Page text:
In a closed door meeting, two sources say LGC attorney Bill Saturley asked presiding officer Donald Mitchell to restrict lawyers from speaking to reporters.

The Securities Bureau is alleging that LGC- which provides insurance to cities and towns- violated multiple state laws, and owes cities and towns upwards of $100 million dollars.

Huntsman Put Out by Sununu Picking Romney

Oct 24, 2011

Following former Governor John Sununu's endorsement of Mitt Romney, the Huntsman campaign released a public letter to Sununu.  The letter begins with:

"Over the course of this campaign you have made it abundantly clear that you would endorse a conservative governor – a laudable criterion.

However, I am surprised that you believe Mitt Romney meets that threshold."

It then goes on to list Romney's what the campaign would call failings on taxes, healthcare and abortion It says it is impossible to conclude that Romney is a principled conservative.

It ends with: 

Josh Rogers / NHPR

Romney says he expects primary to intensify but says focus should be on President Obama. NHPR's Josh Rogers reports.

Mitt Romney was flanked by top local supporters as he signed the paperwork necessary to compete in NH.

"I am happy to put my name on this paper, hoping that this time it will take, and I’ll be able to become the nominee of our party and hopefully the next president of the United States."

"Go Mitt Go."

January 10 New Hampshire primary now looks likely. NHPR's Josh Rogers reports.

Nevada is bowing to pressure from national party leaders by moving its caucus from January 14th to February 4th. Before the date change, NH was threatening to hold its 2012 presidential primary in December of this year. Steve Duprey, a NH delegate to the RNC, says getting Nevada officials to push back the caucus wasn’t easy.

"It was extensive discussion that allowed us to get there and Rience Priebus the national chairman was very involved – and that’s a great result."

Erik Eisele

Minnesota Congresswoman's local campaign workers resign en masse. NHPR's Josh Rogers reports.

Michele Bachmann announced her presidential run at a debate here in June. And during each of her 4 trips to NH, Bachmann's been quick to insist she is a natural fit for the state.

"NH is all about low taxes and liberty and that’s what I’m about, so we are perfect match. We are a marriage made in heaven."

Governor John Lynch surprised top Republican lawmakers today when he released an education funding constitutional amendment.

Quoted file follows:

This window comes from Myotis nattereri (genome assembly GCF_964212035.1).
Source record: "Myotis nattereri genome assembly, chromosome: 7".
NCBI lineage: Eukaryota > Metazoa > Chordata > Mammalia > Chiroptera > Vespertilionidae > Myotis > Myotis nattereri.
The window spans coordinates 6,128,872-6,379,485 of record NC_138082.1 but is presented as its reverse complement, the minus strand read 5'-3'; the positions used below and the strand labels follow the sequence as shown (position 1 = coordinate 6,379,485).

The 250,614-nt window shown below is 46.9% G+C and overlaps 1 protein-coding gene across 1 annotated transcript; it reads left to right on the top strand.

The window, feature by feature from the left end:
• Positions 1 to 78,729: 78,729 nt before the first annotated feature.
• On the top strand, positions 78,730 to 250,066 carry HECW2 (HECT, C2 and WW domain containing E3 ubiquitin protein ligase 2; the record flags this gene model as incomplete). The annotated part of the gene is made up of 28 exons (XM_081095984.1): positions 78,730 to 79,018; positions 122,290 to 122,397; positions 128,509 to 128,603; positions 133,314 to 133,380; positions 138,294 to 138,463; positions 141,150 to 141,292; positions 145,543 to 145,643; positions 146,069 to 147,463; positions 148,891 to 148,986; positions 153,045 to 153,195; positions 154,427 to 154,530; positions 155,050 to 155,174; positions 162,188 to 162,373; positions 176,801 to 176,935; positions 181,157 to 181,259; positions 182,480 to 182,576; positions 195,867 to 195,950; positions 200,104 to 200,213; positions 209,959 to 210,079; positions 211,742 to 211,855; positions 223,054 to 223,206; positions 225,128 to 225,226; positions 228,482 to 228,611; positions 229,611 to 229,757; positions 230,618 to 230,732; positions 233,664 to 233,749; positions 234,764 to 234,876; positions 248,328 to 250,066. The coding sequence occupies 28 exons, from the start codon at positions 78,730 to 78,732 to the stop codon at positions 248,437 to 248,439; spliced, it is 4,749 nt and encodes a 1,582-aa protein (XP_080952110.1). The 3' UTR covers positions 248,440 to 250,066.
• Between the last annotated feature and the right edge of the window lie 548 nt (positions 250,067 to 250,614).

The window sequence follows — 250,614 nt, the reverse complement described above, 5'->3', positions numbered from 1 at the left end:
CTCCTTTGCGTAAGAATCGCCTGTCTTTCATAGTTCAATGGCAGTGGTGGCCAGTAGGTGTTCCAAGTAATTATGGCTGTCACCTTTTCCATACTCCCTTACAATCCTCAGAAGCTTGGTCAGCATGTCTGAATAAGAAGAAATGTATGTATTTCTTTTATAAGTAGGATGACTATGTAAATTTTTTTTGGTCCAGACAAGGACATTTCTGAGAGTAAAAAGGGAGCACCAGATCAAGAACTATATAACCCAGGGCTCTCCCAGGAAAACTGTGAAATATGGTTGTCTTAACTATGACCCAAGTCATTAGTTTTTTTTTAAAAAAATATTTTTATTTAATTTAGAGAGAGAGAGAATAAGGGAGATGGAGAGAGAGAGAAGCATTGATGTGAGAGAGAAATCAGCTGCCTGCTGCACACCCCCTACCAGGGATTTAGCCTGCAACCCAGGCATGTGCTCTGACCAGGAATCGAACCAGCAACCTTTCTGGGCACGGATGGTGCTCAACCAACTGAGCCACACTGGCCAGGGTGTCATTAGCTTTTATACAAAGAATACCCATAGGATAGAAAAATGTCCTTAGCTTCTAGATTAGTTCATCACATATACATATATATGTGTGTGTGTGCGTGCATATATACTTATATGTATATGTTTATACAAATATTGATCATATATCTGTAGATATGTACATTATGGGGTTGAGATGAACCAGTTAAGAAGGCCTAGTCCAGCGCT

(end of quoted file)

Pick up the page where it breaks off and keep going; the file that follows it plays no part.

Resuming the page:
The amendment would give the state more discretion to target financial aid to schools than it has today.

Critics are concerned about how the governor’s proposal would affect court oversight of education funding.

Governor John Lynch and Republican leaders all want to see the state adopt a constitutional amendment.

A coalition of Republic leaders is calling on the presidential candidates to boycott the Nevada caucuses. The goal is to get Nevada to postpone its voting by three days.

Saying democracy will suffer without New Hampshire style retail politics,  a group of top Republicans want the candidates to put the squeeze on Nevada.  The organizer of the GOP gathering in Concord, Jennifer Horn, said they should promise to avoid the state unless it compromises.

The treatment of female prison inmates in New Hampshire is raising questions of civil rights violations. After a two year investigation, that’s the conclusion reached by the New Hampshire Advisory Committee to the U.S. Commission on Civil Rights. The Commission reports that male inmates enjoy greater opportunities in everything from vocational training to mental health services.

JerriAnne Boggis didn’t have to see anything at the Women’s Prison to know about the problems in Goffstown.

Jonathan Lynch / NHPR

Members of the Occupy New Hampshire movement demonstrated in Manchester this weekend.

More than 200 protesters gathered in Veteran’s Park Saturday afternoon to express their dissatisfaction with the state of the country and proclaim their solidarity with the Occupy Wall Street movement.
Referring to themselves as the 99%, the assembled demonstrators protested the concentration of wealth in the top 1% of the population.

At one point, around 100 of the activists marched down Elm Street, picketing in front of the Bank of America and Citizens Bank buildings.